The importance of teaching your kids about money
Practical tips for building financial literacy at a young age.
By ATB Financial 25 February 2023 5 min read
While managing finances is an essential part of adult life, it’s not commonly taught in formal education. What is learned is usually done informally, as your children pick up on how you talk about, think about and use your money.
“We find in the banking industry that a lot of people had to learn about everyday finances as an adult, and that they struggled and made some costly mistakes before understanding it,” said Mary Kondro, Senior Leader of Estate Advice team and mother of two. “Long term saving, budgeting and credit is not something taught much in school. Because of that, it’s up to us as parents to teach our children about money.”
As a parent or guardian, you have the most impact on how your kids view money, providing an opportunity to intentionally shape your child’s financial perspective for the better.
How to teach kids about smart financing
One of the most important money management fundamentals kids can learn at an early age is differentiating between things they need and things they want—then learning how to save for them.
Children don’t understand that money has to come from somewhere, so they don’t understand the value of a dollar when it comes to making purchases. Here are some methods to kickstart their learning.
Split their earnings into categories
If your child is on the younger side, start teaching budgeting basics by using three jars: one for saving, one for spending and one for donating.
If your child is a little older, you can start adding more financial basics. “I suggest getting your child a bank account sometime between the ages of six and nine. Then when they receive money as a gift, you can teach them how to split the money into three categories.”
Former branch manager, Kondro continued, “[for older children,] a portion goes into a piggy bank for fun stuff they might want. Another portion goes into a jar for things they might need. The rest goes into the bank account as part of a long-term savings plan. I like the 50/30/20 ratio. It allows them to have money for the fun things right now while also putting money aside for needs and savings.”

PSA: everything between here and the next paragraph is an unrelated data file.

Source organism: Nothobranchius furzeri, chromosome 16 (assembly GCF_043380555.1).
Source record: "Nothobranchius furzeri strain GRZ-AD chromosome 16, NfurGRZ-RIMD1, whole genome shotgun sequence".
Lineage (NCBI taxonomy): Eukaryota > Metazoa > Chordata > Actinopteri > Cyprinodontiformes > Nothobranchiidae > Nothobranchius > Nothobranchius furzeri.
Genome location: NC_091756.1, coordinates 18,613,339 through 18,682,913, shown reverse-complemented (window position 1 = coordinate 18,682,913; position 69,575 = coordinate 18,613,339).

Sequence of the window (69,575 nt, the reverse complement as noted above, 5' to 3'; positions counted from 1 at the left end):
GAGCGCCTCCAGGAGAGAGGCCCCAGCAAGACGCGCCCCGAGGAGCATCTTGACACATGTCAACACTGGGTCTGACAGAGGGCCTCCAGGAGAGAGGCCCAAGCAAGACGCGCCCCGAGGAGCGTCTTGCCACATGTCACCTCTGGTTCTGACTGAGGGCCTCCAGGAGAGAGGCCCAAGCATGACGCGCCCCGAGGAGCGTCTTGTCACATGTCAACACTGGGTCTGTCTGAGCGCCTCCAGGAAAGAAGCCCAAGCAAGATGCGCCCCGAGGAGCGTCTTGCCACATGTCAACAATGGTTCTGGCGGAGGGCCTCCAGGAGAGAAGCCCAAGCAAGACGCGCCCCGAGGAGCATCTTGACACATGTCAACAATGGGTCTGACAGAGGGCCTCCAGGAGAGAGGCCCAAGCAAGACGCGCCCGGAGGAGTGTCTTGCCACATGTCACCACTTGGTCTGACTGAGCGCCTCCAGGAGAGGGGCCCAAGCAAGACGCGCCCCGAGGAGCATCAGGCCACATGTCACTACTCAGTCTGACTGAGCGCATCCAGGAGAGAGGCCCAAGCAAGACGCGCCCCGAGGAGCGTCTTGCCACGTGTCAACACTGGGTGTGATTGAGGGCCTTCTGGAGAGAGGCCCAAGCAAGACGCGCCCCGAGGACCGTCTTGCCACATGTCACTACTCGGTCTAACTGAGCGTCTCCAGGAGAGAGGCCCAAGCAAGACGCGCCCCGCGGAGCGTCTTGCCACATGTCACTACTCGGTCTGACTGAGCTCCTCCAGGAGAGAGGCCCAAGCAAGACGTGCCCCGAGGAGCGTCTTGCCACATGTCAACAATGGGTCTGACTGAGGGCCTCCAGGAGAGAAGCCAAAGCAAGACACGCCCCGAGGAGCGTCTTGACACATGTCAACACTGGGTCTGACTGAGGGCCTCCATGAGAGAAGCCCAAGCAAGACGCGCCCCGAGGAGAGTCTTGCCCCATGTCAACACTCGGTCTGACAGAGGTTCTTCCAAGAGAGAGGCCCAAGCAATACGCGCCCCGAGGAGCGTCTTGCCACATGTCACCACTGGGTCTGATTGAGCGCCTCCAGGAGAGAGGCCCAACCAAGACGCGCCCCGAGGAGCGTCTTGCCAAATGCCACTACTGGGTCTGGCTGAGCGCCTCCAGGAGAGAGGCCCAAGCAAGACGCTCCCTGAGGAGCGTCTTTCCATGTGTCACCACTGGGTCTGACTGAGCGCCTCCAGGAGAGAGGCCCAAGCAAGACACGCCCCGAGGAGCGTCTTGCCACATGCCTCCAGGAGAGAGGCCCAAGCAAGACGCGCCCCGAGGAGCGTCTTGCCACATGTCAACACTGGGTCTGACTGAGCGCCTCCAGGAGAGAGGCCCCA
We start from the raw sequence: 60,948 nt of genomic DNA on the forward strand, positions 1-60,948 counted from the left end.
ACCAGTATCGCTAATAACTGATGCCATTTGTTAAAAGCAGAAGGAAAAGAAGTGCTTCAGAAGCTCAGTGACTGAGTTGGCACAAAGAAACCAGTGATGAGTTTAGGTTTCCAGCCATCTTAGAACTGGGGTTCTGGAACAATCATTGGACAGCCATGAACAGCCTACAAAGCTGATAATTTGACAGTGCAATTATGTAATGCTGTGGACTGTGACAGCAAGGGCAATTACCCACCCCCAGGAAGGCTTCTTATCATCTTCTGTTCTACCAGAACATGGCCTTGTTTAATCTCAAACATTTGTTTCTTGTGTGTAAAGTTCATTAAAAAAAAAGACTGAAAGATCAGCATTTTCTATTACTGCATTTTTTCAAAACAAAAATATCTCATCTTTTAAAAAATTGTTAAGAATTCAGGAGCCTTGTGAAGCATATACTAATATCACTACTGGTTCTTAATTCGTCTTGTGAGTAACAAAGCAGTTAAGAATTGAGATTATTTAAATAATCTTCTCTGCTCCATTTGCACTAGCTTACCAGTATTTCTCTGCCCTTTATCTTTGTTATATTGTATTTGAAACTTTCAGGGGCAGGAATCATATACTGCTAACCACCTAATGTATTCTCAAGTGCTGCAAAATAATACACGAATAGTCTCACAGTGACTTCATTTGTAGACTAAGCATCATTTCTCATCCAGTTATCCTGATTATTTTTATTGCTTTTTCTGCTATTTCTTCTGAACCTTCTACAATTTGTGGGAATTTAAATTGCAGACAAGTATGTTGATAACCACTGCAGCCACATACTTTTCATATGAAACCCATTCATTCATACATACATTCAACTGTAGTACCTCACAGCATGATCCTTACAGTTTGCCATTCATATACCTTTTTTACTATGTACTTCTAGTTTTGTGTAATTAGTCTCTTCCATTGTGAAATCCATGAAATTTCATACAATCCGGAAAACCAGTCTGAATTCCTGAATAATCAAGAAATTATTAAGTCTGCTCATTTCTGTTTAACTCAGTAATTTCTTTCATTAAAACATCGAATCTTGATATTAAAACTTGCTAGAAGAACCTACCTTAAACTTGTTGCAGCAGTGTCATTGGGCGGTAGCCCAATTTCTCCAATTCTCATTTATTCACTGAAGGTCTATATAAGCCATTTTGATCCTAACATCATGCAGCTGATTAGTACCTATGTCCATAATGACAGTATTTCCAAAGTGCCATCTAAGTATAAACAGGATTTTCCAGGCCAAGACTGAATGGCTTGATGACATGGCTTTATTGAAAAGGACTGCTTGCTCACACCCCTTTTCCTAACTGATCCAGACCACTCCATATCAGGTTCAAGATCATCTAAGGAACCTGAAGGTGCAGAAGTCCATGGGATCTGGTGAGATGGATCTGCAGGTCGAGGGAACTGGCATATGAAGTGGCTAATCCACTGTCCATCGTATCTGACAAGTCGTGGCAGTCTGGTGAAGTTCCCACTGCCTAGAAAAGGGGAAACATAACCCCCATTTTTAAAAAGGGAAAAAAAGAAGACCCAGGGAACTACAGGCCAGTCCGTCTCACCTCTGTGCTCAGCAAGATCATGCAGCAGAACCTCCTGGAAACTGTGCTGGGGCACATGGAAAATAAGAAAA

The money that’s in the piggy bank can be used to buy a toy, take to the corner store for candy or whatever else your kid is interested in at the time. Having their own money to spend will teach them quickly how much things cost, how to be more selective with their purchases and how to save for the larger items.
Saving money for things they need can teach children that money is essential for everyday purchases. Try sitting down with your kids and help them start to identify needs versus wants. This will help them understand what needs they may have to spend their money on and why they’re putting this money aside.
The money in the bank account is for long-term savings. While a kid isn’t saving for retirement, they can be taught how to identify a long-term savings goal and figuring out how much they need to save to reach that goal in the future. That could be a new bike, family pet, a car when they’re a teenager or even post secondary education. You could put up a picture of the item somewhere at home, reminding them why they’re saving this money.
“In their mind, kids will know that saving for these things will take time and that they’re in the far future. Teaching them to get into that mindset and making long-term savings a natural part of handling money, will give them a better understanding and ability to save for retirement when they get older,” said Kondro.
Let them handle money
Handling money and spending it for themselves allows kids to learn about the value of a dollar at any age.
When they’re between three and five, you can create activities to help them understand the concept of spending money. For example, you can create a pretend store with items that have price tags. Then, give your children some money to “spend” in the store. Or you could do a baking project, allowing your kids to purchase each ingredient so they understand that even simple things like flour and sugar cost money.
When your kids are older, giving them a small amount of cash to spend or a gift card can help them learn how to do some math in the store to see how much they can or should spend on something. The act of paying for something at the cash register and receiving change can also be a learning experience for kids.
“I noticed with my own kids that if they are in a store using their own money, they don’t just throw everything they want in the basket. They pick and choose, start to put items back and learn very quickly that when the money's gone, it’s gone,” said Kondro.
This helps children learn how to keep track of what they’re spending, a skill that’s hard to have even as an adult in an era of tap and mobile pay. Even small transactions can show kids how to create a plan for their money, providing an opportunity for them to learn a skill that will benefit them into adulthood.
Be a financial example for your kids
Your relationship with money has a profound effect on how your kids perceive finances. Take time to evaluate how you think about and use money. How well do you feel you understand your finances? How is your confidence in setting financial goals and taking steps to get there?
If you find that you’d like to shift your money mindset, we have resources to get you started. You can take our Money Minded assessment to discover the areas of financial knowledge you can grow in, and receive a customized learning plan to guide you.
The more you educate yourself, the better you can equip your kids with the knowledge they need to thrive in their financial wellness today and all of their tomorrows.